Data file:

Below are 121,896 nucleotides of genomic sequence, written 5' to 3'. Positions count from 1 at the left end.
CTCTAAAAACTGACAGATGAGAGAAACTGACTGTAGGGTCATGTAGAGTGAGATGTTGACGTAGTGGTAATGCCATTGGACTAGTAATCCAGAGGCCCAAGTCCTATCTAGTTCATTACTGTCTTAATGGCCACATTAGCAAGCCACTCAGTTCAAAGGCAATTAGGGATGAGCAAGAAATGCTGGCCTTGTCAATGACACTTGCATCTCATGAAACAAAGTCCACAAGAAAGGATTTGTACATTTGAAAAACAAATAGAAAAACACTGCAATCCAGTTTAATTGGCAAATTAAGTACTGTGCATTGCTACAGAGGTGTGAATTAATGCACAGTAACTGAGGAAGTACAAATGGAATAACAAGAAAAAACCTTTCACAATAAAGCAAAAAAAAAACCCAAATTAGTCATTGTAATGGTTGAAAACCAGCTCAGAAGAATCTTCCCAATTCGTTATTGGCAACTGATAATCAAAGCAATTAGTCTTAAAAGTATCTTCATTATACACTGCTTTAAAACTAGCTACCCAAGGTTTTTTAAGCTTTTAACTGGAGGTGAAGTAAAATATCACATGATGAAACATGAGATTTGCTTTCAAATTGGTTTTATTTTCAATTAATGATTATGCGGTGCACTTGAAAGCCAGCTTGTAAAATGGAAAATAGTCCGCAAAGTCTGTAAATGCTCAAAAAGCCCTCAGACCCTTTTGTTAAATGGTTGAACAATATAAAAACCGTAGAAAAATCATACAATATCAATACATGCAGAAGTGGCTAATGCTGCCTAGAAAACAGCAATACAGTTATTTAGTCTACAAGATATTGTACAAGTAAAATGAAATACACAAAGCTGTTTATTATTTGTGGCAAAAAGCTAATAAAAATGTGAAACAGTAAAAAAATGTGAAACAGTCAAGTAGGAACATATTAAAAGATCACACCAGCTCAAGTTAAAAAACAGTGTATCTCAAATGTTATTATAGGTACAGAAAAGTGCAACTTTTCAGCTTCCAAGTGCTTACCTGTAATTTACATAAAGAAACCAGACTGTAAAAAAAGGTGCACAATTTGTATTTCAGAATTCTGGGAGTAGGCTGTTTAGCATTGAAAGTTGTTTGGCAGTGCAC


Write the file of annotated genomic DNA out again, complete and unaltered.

Below are 121,896 nucleotides of genomic sequence, written 5' to 3'. Positions count from 1 at the left end.
CTCTAAAAACTGACAGATGAGAGAAACTGACTGTAGGGTCATGTAGAGTGAGATGTTGACGTAGTGGTAATGCCATTGGACTAGTAATCCAGAGGCCCAAGTCCTATCTAGTTCATTACTGTCTTAATGGCCACATTAGCAAGCCACTCAGTTCAAAGGCAATTAGGGATGAGCAAGAAATGCTGGCCTTGTCAATGACACTTGCATCTCATGAAACAAAGTCCACAAGAAAGGATTTGTACATTTGAAAAACAAATAGAAAAACACTGCAATCCAGTTTAATTGGCAAATTAAGTACTGTGCATTGCTACAGAGGTGTGAATTAATGCACAGTAACTGAGGAAGTACAAATGGAATAACAAGAAAAAACCTTTCACAATAAAGCAAAAAAAAAACCCAAATTAGTCATTGTAATGGTTGAAAACCAGCTCAGAAGAATCTTCCCAATTCGTTATTGGCAACTGATAATCAAAGCAATTAGTCTTAAAAGTATCTTCATTATACACTGCTTTAAAACTAGCTACCCAAGGTTTTTTAAGCTTTTAACTGGAGGTGAAGTAAAATATCACATGATGAAACATGAGATTTGCTTTCAAATTGGTTTTATTTTCAATTAATGATTATGCGGTGCACTTGAAAGCCAGCTTGTAAAATGGAAAATAGTCCGCAAAGTCTGTAAATGCTCAAAAAGCCCTCAGACCCTTTTGTTAAATGGTTGAACAATATAAAAACCGTAGAAAAATCATACAATATCAATACATGCAGAAGTGGCTAATGCTGCCTAGAAAACAGCAATACAGTTATTTAGTCTACAAGATATTGTACAAGTAAAATGAAATACACAAAGCTGTTTATTATTTGTGGCAAAAAGCTAATAAAAATGTGAAACAGTAAAAAAATGTGAAACAGTCAAGTAGGAACATATTAAAAGATCACACCAGCTCAAGTTAAAAAACAGTGTATCTCAAATGTTATTATAGGTACAGAAAAGTGCAACTTTTCAGCTTCCAAGTGCTTACCTGTAATTTACATAAAGAAACCAGACTGTAAAAAAAGGTGCACAATTTGTATTTCAGAATTCTGGGAGTAGGCTGTTTAGCATTGAAAGTTGTTTGGCAGTGCAC